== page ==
Link to the University of Pittsburgh Homepage
Link to the University Library System Homepage Link to the Contact Us Form

UV Resonance raman determination of molecular mechanism of poly(n-isopropylacrylamide) volume phase transition

Ahmed, Z and Gooding, EA and Pimenov, KV and Wang, L and Asher, SA (2009) UV Resonance raman determination of molecular mechanism of poly(n-isopropylacrylamide) volume phase transition. Journal of Physical Chemistry B, 113 (13). 4248 - 4256. ISSN 1520-6106

[img] Plain Text (licence)
Available under License : See the attached license file.

Download (1kB)


Poly(N-isopropylacrylamide) (PNIPAM) is the premier example of a macromolecule that undergoes a hydrophobic collapse when heated above its lower critical solution temperature (LCST). Here we utilize dynamic light scattering, H-NMR, and steady-state and time-resolved UVRR measurements to determine the molecular mechanism of PNIPAM's hydrophobic collapse. Our steady-state results indicate that in the collapsed state the amide bonds of PNIPAM do not engage in interamide hydrogen bonding, but are hydrogen bonded to water molecules. At low temperatures, the amide bonds of PNIPAM are predominantly fully water hydrogen bonded, whereas, in the collapsed state one of the two normal CdO hydrogen bonds is lost. The NH-water hydrogen bonding, however, remains unperturbed by the PNIPAM collapse. Our kinetic results indicate a monoexponential collapse with t̃ 360 (±85) ns. The collapse rate indicates a persistence length of n ̃ 10. At lengths shorter than the persistence length the polymer acts as an elastic rod, whereas at lengths longer than the persistence length the polymer backbone conformation forms a random coil. On the basis of these results, we propose the following mechanism for the PNIPAM volume phase transition. At low temperatures PNIPAM adopts an extended, water-exposed conformation that is stabilized by favorable NIPAM-water solvation shell interactions which stabilize large clusters of water molecules. As the temperature increases an increasing entropic penalty occurs for the water molecules situated at the surface of the hydrophobic isopropyl groups. A cooperative transition occurs where hydrophobic collapse minimizes the exposed hydrophobic surface area. The polymer structural change forces the amide carbonyl and N-H to invaginate and the water clusters cease to be stabilized and are expelled. In this compact state, PNIPAM forms small hydrophobic nanopockets where the (i, i + 3) isopropyl groups make hydrophobic contacts. A persistent length of n ̃ 10 suggests a cooperative collapse where hydrophobic interactions between adjacent hydrophobic pockets stabilize the collapsed PNIPAM. ©2009 American Chemical Society.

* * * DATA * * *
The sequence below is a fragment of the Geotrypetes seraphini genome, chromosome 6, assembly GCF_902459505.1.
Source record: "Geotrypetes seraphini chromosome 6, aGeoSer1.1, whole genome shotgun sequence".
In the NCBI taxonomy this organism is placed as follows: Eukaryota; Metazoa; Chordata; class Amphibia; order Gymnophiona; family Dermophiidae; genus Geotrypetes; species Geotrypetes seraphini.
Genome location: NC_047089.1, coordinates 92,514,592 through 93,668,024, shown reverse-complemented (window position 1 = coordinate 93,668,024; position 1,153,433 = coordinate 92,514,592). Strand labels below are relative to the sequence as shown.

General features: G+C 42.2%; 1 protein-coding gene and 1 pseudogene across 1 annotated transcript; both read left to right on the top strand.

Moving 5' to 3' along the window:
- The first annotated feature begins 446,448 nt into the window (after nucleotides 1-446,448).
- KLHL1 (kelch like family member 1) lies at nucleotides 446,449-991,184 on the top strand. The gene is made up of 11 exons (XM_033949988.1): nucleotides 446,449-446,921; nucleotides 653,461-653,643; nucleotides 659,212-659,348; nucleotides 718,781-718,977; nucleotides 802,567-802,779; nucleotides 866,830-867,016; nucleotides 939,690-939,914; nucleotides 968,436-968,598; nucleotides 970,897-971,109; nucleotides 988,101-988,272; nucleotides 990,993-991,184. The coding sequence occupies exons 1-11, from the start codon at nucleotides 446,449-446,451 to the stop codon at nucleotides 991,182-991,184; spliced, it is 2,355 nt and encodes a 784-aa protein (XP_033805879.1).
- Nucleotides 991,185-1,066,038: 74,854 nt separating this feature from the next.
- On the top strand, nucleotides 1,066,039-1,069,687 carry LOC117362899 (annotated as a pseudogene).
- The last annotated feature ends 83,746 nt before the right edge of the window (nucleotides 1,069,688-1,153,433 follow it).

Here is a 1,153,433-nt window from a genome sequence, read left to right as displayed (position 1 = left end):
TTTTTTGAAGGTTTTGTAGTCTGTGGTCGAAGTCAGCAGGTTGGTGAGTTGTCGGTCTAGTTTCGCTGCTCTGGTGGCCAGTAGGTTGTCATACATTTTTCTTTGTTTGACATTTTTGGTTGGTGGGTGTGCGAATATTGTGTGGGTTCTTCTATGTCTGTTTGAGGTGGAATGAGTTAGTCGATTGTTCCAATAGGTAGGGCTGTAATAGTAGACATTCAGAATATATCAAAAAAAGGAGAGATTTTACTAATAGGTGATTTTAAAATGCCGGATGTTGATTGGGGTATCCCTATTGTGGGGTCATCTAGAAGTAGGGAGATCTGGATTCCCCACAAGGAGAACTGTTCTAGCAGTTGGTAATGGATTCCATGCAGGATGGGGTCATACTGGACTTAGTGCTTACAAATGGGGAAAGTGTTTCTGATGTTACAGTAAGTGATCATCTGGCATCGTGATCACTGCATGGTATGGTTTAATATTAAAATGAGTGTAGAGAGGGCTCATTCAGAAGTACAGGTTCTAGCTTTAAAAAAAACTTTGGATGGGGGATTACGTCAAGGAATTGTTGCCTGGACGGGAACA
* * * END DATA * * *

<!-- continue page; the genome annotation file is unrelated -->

Social Networking:
Share |


Item Type: Article
Status: Published
CreatorsEmailPitt UsernameORCID
Ahmed, Z
Gooding, EA
Pimenov, KV
Wang, L
Asher, SAasher@pitt.eduASHER
Date: 2 April 2009
Date Type: Publication
Journal or Publication Title: Journal of Physical Chemistry B
Volume: 113
Number: 13
Page Range: 4248 - 4256
DOI or Unique Handle: 10.1021/jp810685g
Schools and Programs: Dietrich School of Arts and Sciences > Chemistry
Refereed: Yes
ISSN: 1520-6106
MeSH Headings: Acrylamides--chemistry; Hydrophobic and Hydrophilic Interactions; Kinetics; Models, Molecular; Molecular Structure; Phase Transition; Polymers--chemistry; Spectrum Analysis, Raman; Temperature; Ultraviolet Rays
Other ID: NLM NIHMS99983, NLM PMC2668225
PubMed Central ID: PMC2668225
PubMed ID: 19260666
Date Deposited: 08 Feb 2013 21:04
Last Modified: 13 Feb 2019 08:55


Monthly Views for the past 3 years

Plum Analytics

Actions (login required)

View Item View Item